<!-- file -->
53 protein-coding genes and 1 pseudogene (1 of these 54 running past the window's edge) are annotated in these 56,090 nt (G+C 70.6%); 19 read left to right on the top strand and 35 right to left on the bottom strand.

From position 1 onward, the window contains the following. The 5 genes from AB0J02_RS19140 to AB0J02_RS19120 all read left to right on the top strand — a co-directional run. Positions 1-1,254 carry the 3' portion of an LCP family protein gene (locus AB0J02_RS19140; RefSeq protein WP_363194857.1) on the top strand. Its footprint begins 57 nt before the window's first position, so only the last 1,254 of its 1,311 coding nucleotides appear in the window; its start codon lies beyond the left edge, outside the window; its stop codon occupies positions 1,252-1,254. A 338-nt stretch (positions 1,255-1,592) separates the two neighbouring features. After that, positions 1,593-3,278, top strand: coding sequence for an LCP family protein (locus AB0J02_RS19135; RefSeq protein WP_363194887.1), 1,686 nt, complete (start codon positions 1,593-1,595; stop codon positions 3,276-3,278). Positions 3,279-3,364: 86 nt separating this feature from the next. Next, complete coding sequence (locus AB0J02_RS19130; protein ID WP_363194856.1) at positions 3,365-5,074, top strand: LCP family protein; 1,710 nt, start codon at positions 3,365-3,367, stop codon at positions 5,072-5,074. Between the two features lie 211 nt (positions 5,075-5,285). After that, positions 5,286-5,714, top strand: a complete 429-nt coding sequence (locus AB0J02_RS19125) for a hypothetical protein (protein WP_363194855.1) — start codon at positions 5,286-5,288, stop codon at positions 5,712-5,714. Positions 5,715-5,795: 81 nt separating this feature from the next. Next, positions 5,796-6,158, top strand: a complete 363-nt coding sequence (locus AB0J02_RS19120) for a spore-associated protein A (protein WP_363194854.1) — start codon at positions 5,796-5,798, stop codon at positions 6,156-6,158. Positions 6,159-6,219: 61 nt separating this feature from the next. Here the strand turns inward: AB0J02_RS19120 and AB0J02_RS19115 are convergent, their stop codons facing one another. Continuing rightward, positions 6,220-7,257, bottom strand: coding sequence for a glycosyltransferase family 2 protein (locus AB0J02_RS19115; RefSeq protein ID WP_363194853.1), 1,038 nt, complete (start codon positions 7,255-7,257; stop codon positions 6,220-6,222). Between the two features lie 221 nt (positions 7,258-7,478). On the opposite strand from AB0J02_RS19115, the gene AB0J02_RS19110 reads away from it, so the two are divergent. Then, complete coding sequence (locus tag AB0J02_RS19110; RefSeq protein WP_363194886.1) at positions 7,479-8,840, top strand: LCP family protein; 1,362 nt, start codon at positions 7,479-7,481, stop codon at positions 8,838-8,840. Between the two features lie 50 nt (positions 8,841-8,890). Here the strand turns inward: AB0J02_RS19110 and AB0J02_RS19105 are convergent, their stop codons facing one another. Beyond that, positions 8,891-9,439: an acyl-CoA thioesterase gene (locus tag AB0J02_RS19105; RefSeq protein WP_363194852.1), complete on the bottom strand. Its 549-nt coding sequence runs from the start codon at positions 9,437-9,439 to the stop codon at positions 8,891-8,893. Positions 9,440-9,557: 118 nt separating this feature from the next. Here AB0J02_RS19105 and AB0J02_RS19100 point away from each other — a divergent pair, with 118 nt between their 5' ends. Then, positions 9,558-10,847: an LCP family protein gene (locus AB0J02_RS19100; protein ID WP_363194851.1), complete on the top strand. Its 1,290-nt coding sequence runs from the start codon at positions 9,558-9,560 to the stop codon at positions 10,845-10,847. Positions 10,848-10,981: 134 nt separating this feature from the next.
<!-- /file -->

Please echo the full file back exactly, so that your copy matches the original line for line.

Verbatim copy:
53 protein-coding genes and 1 pseudogene (1 of these 54 running past the window's edge) are annotated in these 56,090 nt (G+C 70.6%); 19 read left to right on the top strand and 35 right to left on the bottom strand.

From position 1 onward, the window contains the following. The 5 genes from AB0J02_RS19140 to AB0J02_RS19120 all read left to right on the top strand — a co-directional run. Positions 1-1,254 carry the 3' portion of an LCP family protein gene (locus AB0J02_RS19140; RefSeq protein WP_363194857.1) on the top strand. Its footprint begins 57 nt before the window's first position, so only the last 1,254 of its 1,311 coding nucleotides appear in the window; its start codon lies beyond the left edge, outside the window; its stop codon occupies positions 1,252-1,254. A 338-nt stretch (positions 1,255-1,592) separates the two neighbouring features. After that, positions 1,593-3,278, top strand: coding sequence for an LCP family protein (locus AB0J02_RS19135; RefSeq protein WP_363194887.1), 1,686 nt, complete (start codon positions 1,593-1,595; stop codon positions 3,276-3,278). Positions 3,279-3,364: 86 nt separating this feature from the next. Next, complete coding sequence (locus AB0J02_RS19130; protein ID WP_363194856.1) at positions 3,365-5,074, top strand: LCP family protein; 1,710 nt, start codon at positions 3,365-3,367, stop codon at positions 5,072-5,074. Between the two features lie 211 nt (positions 5,075-5,285). After that, positions 5,286-5,714, top strand: a complete 429-nt coding sequence (locus AB0J02_RS19125) for a hypothetical protein (protein WP_363194855.1) — start codon at positions 5,286-5,288, stop codon at positions 5,712-5,714. Positions 5,715-5,795: 81 nt separating this feature from the next. Next, positions 5,796-6,158, top strand: a complete 363-nt coding sequence (locus AB0J02_RS19120) for a spore-associated protein A (protein WP_363194854.1) — start codon at positions 5,796-5,798, stop codon at positions 6,156-6,158. Positions 6,159-6,219: 61 nt separating this feature from the next. Here the strand turns inward: AB0J02_RS19120 and AB0J02_RS19115 are convergent, their stop codons facing one another. Continuing rightward, positions 6,220-7,257, bottom strand: coding sequence for a glycosyltransferase family 2 protein (locus AB0J02_RS19115; RefSeq protein ID WP_363194853.1), 1,038 nt, complete (start codon positions 7,255-7,257; stop codon positions 6,220-6,222). Between the two features lie 221 nt (positions 7,258-7,478). On the opposite strand from AB0J02_RS19115, the gene AB0J02_RS19110 reads away from it, so the two are divergent. Then, complete coding sequence (locus tag AB0J02_RS19110; RefSeq protein WP_363194886.1) at positions 7,479-8,840, top strand: LCP family protein; 1,362 nt, start codon at positions 7,479-7,481, stop codon at positions 8,838-8,840. Between the two features lie 50 nt (positions 8,841-8,890). Here the strand turns inward: AB0J02_RS19110 and AB0J02_RS19105 are convergent, their stop codons facing one another. Beyond that, positions 8,891-9,439: an acyl-CoA thioesterase gene (locus tag AB0J02_RS19105; RefSeq protein WP_363194852.1), complete on the bottom strand. Its 549-nt coding sequence runs from the start codon at positions 9,437-9,439 to the stop codon at positions 8,891-8,893. Positions 9,440-9,557: 118 nt separating this feature from the next. Here AB0J02_RS19105 and AB0J02_RS19100 point away from each other — a divergent pair, with 118 nt between their 5' ends. Then, positions 9,558-10,847: an LCP family protein gene (locus AB0J02_RS19100; protein ID WP_363194851.1), complete on the top strand. Its 1,290-nt coding sequence runs from the start codon at positions 9,558-9,560 to the stop codon at positions 10,845-10,847. Positions 10,848-10,981: 134 nt separating this feature from the next.